An assessment activity is also known as the assessment tool, and in some cases, the CSLO statement itself includes the assessment activity or identifies the assessment tool.  For example, "Write an essay demonstrating academic rhetorical strategies and documentation," clearly indicates that an essay will be used as the assessment tool.

However, in other cases, you must describe the activity the students will perform in order to demonstrate that they have mastered the SLO.

The examples below are provided as a guide.  Check with your department to make sure that you are using the most recent CSLO.


Example 1 (English 101):


Students will write focused, coherently organized, well-developed texts, appropriate to the transfer level, that effectively integrate, synthesize, and document sources.

Assessment Tool:

The final essay assignment in which students are instructed to complete the assignment on a particular topic using sources

Example 2 (Child Development 2):


Students will define the teacher's role in facilitating children's learning in the areas of physical, cognitive, emotional, language, creativity, and social domains of development.

Assessment Tool:

A class presentation in which students are instructed to define the teacher's role in facilitating children's learning in the areas of physical, cognitive, emotional, language, creativity, and social domains of development

Example 3 (Biology 33):


Students will analyze word roots, prefixes and suffixes in conjunction with anatomical terminology.

Assessment Tool:

The final exam in which students are instructed to answer questions related to word roots, prefixes and suffixes in conjunction with anatomical terminology; analyze various forms of word roots, prefixes and suffixes; and explain why certain forms are more effective

Example 4 (Art 111):


Students will be able to identify and describe visual examples of artworks characteristic of the period, culture or artist(s) characteristic of the material covered in this course, using appropriate vocabulary.

Assessment Tool:

The final report in which students are instructed to present various examples of contemporary art and             identify the cultural or artistic characteristics of the works using appropriate vocabulary and concepts from the course

Example 5 (Music 111):


Students will identify different elements of Western art music styles and place the music within historical and cultural contexts.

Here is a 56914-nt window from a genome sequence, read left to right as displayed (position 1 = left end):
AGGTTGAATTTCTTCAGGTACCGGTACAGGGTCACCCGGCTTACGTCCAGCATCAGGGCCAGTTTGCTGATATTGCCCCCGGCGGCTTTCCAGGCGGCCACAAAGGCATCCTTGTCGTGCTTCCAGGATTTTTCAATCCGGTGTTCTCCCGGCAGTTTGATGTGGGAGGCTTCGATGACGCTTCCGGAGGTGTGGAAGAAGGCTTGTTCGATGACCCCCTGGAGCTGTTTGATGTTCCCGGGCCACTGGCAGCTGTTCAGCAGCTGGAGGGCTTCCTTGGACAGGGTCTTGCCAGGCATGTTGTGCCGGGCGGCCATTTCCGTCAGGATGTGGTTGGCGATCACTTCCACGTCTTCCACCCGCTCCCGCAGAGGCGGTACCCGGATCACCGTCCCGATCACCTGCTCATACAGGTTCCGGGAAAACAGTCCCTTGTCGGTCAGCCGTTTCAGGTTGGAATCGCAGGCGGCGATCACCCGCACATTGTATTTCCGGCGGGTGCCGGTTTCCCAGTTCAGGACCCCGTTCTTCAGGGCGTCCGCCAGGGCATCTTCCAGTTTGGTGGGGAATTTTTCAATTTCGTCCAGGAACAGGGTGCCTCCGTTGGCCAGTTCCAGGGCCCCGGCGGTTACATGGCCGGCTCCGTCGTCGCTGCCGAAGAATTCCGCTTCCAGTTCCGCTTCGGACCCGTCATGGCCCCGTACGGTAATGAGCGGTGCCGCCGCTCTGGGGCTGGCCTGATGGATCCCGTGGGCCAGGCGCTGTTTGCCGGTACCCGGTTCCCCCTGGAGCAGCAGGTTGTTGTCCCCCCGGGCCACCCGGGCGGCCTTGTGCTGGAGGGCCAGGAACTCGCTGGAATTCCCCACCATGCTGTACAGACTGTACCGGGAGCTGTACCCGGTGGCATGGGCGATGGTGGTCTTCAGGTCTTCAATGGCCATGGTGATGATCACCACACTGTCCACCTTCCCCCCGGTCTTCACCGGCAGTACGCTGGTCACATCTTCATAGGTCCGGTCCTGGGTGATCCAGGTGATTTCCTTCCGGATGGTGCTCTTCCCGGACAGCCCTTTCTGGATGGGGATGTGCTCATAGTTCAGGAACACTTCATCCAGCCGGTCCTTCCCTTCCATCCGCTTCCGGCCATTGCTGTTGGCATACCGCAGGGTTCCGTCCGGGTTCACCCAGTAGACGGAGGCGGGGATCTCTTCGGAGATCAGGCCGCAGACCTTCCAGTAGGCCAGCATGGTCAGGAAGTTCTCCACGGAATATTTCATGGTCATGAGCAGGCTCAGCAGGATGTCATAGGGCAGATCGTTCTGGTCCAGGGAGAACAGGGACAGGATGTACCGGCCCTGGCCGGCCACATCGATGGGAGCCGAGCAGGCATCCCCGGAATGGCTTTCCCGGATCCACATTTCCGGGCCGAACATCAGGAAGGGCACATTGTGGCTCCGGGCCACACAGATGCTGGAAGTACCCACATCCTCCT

Assessment Tool:

The final exam in which students listen to several excerpts of representative pieces to identify different elements of Western art music styles and place the music within historical and cultural contexts

Assessment Measures–Rubrics

After you have identified what the students will do, you need to decide how faculty will measure student outcomes. Start by identifying the major traits that determine a successful outcome. Describe the criteria relating to the traits and create a checklist, rubric or set of performance descriptors. Make sure to set the criteria at the appropriate level of thinking (Bloom's taxonomy). Try out your assessment on student work and make appropriate modifications.

The level of collaboration needed for rubric creation depends on the number of sections for a course.   If the class is the only section of a course (e.g., English 208), you are free to develop your own rubric for the course.  If, however, the class is one of several sections of course (e.g., English 101, which has 33 sections), as many of the faculty who teach the course should be involved in the creation of the rubric.

Because of the complexities involved in creating a rubric, this subject is covered in a separate section of this manual.  Please see "Creating or Modifying Rubrics to Assess CSLOs" for more information.

Presenting the CSLO Addendum to Valley College Curriculum Committee:  The Assessment Checklist

Remember, the CSLO Addendum has three parts: Course-Level Outcome, Assessment Activity, and Assessment Measure.  When you submit your CSLOs to the Valley College Curriculum Committee (VCCC), they will be evaluated with a checklist consisting of the following related to the assessment tool/activity:

  • Is directly related to the CSLO and can realistically measure/document the outcome
  • Is specific enough to show how the CSLO is being assessed (e.g., it is not enough to simply write "exam" without showing how the exam will assess student learning)
  • Will produce and/or document evidence of student learning
  • Will produce manageable information and statistical knowledge
  • Is a realistic, feasible way of collecting and analyzing evidence
  • Can differentiate between different levels of achievement through the use of a rubric or other measure